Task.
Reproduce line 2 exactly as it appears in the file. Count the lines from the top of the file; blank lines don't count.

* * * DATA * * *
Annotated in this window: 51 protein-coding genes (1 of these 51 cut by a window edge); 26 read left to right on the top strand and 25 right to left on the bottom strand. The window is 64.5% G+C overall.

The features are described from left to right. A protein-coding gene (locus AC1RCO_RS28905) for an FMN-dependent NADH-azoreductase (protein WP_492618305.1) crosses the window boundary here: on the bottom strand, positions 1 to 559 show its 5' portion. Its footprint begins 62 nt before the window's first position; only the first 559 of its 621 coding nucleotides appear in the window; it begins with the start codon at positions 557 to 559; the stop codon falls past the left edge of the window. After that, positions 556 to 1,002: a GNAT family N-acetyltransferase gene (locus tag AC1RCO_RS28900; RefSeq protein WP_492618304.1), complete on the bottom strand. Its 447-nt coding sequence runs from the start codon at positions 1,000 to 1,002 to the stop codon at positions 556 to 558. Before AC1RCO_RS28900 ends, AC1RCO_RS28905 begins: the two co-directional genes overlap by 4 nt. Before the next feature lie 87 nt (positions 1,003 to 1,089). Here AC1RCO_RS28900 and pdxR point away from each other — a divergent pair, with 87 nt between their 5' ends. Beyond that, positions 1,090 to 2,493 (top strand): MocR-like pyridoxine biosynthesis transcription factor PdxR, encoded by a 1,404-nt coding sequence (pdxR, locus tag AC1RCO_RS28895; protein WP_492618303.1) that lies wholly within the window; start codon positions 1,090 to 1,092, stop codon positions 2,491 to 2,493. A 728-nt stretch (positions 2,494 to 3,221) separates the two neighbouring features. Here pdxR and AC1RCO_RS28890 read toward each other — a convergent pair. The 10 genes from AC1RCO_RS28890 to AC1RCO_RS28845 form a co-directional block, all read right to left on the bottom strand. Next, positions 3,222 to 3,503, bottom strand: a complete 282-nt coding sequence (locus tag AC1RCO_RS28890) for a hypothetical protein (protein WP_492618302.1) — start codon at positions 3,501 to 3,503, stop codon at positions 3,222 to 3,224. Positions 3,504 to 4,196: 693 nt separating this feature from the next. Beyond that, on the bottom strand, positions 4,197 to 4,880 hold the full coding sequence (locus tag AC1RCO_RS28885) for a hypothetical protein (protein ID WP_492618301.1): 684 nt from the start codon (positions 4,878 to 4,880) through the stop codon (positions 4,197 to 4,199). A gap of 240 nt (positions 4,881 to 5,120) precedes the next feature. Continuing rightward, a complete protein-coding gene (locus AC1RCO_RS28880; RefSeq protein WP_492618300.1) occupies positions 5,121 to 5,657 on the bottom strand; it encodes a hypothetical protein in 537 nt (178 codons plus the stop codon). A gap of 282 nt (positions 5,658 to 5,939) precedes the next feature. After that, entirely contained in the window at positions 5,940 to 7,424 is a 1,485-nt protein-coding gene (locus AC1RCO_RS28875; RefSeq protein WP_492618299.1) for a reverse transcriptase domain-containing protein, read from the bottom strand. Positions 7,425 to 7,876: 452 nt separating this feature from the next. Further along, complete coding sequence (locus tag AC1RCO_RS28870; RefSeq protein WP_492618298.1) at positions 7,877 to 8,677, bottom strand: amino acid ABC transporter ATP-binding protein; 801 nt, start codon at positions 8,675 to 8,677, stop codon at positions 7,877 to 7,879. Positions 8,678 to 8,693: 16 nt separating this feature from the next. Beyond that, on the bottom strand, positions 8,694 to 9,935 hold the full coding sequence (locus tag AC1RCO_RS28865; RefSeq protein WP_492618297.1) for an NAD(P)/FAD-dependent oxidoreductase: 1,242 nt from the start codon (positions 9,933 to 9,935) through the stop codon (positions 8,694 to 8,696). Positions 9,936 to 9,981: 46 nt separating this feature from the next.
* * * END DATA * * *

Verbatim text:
The features are described from left to right. A protein-coding gene (locus AC1RCO_RS28905) for an FMN-dependent NADH-azoreductase (protein WP_492618305.1) crosses the window boundary here: on the bottom strand, positions 1 to 559 show its 5' portion. Its footprint begins 62 nt before the window's first position; only the first 559 of its 621 coding nucleotides appear in the window; it begins with the start codon at positions 557 to 559; the stop codon falls past the left edge of the window. After that, positions 556 to 1,002: a GNAT family N-acetyltransferase gene (locus tag AC1RCO_RS28900; RefSeq protein WP_492618304.1), complete on the bottom strand. Its 447-nt coding sequence runs from the start codon at positions 1,000 to 1,002 to the stop codon at positions 556 to 558. Before AC1RCO_RS28900 ends, AC1RCO_RS28905 begins: the two co-directional genes overlap by 4 nt. Before the next feature lie 87 nt (positions 1,003 to 1,089). Here AC1RCO_RS28900 and pdxR point away from each other — a divergent pair, with 87 nt between their 5' ends. Beyond that, positions 1,090 to 2,493 (top strand): MocR-like pyridoxine biosynthesis transcription factor PdxR, encoded by a 1,404-nt coding sequence (pdxR, locus tag AC1RCO_RS28895; protein WP_492618303.1) that lies wholly within the window; start codon positions 1,090 to 1,092, stop codon positions 2,491 to 2,493. A 728-nt stretch (positions 2,494 to 3,221) separates the two neighbouring features. Here pdxR and AC1RCO_RS28890 read toward each other — a convergent pair. The 10 genes from AC1RCO_RS28890 to AC1RCO_RS28845 form a co-directional block, all read right to left on the bottom strand. Next, positions 3,222 to 3,503, bottom strand: a complete 282-nt coding sequence (locus tag AC1RCO_RS28890) for a hypothetical protein (protein WP_492618302.1) — start codon at positions 3,501 to 3,503, stop codon at positions 3,222 to 3,224. Positions 3,504 to 4,196: 693 nt separating this feature from the next. Beyond that, on the bottom strand, positions 4,197 to 4,880 hold the full coding sequence (locus tag AC1RCO_RS28885) for a hypothetical protein (protein ID WP_492618301.1): 684 nt from the start codon (positions 4,878 to 4,880) through the stop codon (positions 4,197 to 4,199). A gap of 240 nt (positions 4,881 to 5,120) precedes the next feature. Continuing rightward, a complete protein-coding gene (locus AC1RCO_RS28880; RefSeq protein WP_492618300.1) occupies positions 5,121 to 5,657 on the bottom strand; it encodes a hypothetical protein in 537 nt (178 codons plus the stop codon). A gap of 282 nt (positions 5,658 to 5,939) precedes the next feature. After that, entirely contained in the window at positions 5,940 to 7,424 is a 1,485-nt protein-coding gene (locus AC1RCO_RS28875; RefSeq protein WP_492618299.1) for a reverse transcriptase domain-containing protein, read from the bottom strand. Positions 7,425 to 7,876: 452 nt separating this feature from the next. Further along, complete coding sequence (locus tag AC1RCO_RS28870; RefSeq protein WP_492618298.1) at positions 7,877 to 8,677, bottom strand: amino acid ABC transporter ATP-binding protein; 801 nt, start codon at positions 8,675 to 8,677, stop codon at positions 7,877 to 7,879. Positions 8,678 to 8,693: 16 nt separating this feature from the next. Beyond that, on the bottom strand, positions 8,694 to 9,935 hold the full coding sequence (locus tag AC1RCO_RS28865; RefSeq protein WP_492618297.1) for an NAD(P)/FAD-dependent oxidoreductase: 1,242 nt from the start codon (positions 9,933 to 9,935) through the stop codon (positions 8,694 to 8,696). Positions 9,936 to 9,981: 46 nt separating this feature from the next.